The National Catholic Review

The Israeli reprisal in Gaza is brutal but that does not justify the moral ignorance of protesters in European capitals and even New York City who condemn the Israeli reaction and not the action to which it was a response. (One protester on Fifth Avenue carried the sign, "Death to all Juice" but his intent was clear.) In the year coming to a close, Hamas has launched some 1,500 missiles into Israel, indiscriminately killing Jewish and Arab civilians alike, a figure I have not seen on my front pages but one which puts the Israeli reaction in some kind of perspective.

Pope Benedict XVI has called for an end to violence but how is that to be achieved? Reading the newspaper the last two days has been heart-rending in every regard, but the most chilling news had to be the intentional bombing of a university. This is chilling because we know that it bespeaks a truth we would rather not face, namely, that it is not poverty or deprivation that produces terrorism, but a political culture infected with millennial sensibilities. The terrorists who attacked America on September 11, 2001, like their brethren in Hamas, also had degrees to match their hatreds. We would prefer to think that injustice or poverty breeds terrorism because these we can alleviate, but defeating a political ideology and its manifestations is a more complicated task.

In World War II, the Allies recognized that only the complete defeat of the Nazi regime would ensure peace in the long-term. Negotiating with Hitler would not put an end to the horror because Hitler was the problem. This appears to be the calculation of the Israeli government about negotiating with Hamas: How to try and resolve outstanding issues with a regime that has repeatedly and demonstrably indicated that it does not want peace with the Jewish state? Destroying Hamas may be the only option.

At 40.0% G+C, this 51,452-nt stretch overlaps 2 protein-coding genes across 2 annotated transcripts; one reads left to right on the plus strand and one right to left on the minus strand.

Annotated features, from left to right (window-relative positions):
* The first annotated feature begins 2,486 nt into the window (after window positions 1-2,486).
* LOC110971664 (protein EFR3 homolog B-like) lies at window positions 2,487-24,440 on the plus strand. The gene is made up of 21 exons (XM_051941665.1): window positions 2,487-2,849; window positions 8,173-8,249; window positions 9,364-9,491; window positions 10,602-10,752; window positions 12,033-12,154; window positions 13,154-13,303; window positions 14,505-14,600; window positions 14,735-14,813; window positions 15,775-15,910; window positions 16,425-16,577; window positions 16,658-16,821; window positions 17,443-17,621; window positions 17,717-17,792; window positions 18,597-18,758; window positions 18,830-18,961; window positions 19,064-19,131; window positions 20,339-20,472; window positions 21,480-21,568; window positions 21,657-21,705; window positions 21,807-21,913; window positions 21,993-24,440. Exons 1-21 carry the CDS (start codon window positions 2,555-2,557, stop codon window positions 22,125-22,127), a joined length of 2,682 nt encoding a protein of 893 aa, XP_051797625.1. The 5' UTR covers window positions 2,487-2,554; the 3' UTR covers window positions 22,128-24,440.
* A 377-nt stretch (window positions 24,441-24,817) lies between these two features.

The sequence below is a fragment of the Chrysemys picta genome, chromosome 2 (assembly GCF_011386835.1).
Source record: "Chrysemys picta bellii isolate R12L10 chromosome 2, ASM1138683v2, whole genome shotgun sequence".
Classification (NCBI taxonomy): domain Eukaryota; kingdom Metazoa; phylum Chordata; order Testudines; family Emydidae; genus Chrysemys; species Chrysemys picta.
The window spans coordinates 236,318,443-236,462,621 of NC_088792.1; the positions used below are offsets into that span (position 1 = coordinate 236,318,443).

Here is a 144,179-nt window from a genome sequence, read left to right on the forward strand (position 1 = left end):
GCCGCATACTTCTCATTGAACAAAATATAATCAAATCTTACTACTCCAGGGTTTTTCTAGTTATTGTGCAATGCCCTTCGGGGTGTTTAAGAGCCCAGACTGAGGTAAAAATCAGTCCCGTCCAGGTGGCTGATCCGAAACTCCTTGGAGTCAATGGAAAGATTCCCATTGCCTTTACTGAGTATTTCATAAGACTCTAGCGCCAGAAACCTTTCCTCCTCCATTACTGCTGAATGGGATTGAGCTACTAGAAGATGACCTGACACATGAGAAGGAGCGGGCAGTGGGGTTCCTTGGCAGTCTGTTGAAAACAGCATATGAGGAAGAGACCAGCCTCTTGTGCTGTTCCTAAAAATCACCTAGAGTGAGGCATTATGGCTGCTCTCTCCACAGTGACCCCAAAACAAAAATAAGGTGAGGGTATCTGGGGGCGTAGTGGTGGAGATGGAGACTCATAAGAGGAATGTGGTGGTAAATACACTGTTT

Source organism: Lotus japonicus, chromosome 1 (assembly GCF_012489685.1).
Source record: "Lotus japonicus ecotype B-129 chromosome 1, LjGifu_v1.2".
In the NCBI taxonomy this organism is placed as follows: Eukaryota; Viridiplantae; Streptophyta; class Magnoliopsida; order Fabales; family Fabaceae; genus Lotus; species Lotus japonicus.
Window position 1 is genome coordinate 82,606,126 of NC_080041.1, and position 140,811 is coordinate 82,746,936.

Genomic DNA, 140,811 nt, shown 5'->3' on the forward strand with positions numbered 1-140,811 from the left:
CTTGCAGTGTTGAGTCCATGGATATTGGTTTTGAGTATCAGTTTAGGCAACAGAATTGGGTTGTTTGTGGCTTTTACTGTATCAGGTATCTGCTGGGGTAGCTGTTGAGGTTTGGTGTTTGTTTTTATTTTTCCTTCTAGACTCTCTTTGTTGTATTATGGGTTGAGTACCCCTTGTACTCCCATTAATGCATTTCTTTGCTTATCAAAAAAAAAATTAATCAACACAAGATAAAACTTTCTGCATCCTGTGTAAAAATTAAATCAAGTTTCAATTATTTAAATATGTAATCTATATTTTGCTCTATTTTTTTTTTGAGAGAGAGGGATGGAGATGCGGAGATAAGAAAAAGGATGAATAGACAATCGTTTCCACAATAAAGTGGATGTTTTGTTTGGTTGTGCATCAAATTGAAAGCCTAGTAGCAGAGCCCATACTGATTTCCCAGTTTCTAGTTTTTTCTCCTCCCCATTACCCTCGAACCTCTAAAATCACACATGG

But, as America learned in Vietnam, sometimes defeating a regime that has a repulsive political ideology but has co-opted the loyalties of the nation proves impossible. The Vietnamese communists became the vehicle for Vietnamese nationalism and the United States involvement only strengthened the communists hold on the nationalist mantle. It is not clear that the Israeli action might not have a similar effect. Opposition to Hamas was growing within Gaza and it remains to be seen whether the Israeli attacks will break Hamas or break the opposition.

The Israeli action has not moved the Arab governments in the region to defend Hamas. Egypt, Jordan and Saudi Arabia have nearly as great an interest in Israel’s defeating the terrorists as Israel does. They know that there is no negotiating with these fanatics even while they overlook their own complicity in stoking the anti-Israeli fires over the years.

Of course, there remains one very simple way to break the cycle of violence in the Mideast: The Palestinians must unequivocally accept Israel’s right to exist and abandon their hopes for turning back the clock to 1966. As long as the Palestinians insist on half of Jerusalem, they will never have complete control of Nablus. And until their universities stop being recruiting grounds for terrorists, those of us who live in countries that insisted on the unconditional surrender of Nazi Germany should be careful about condemning Israel.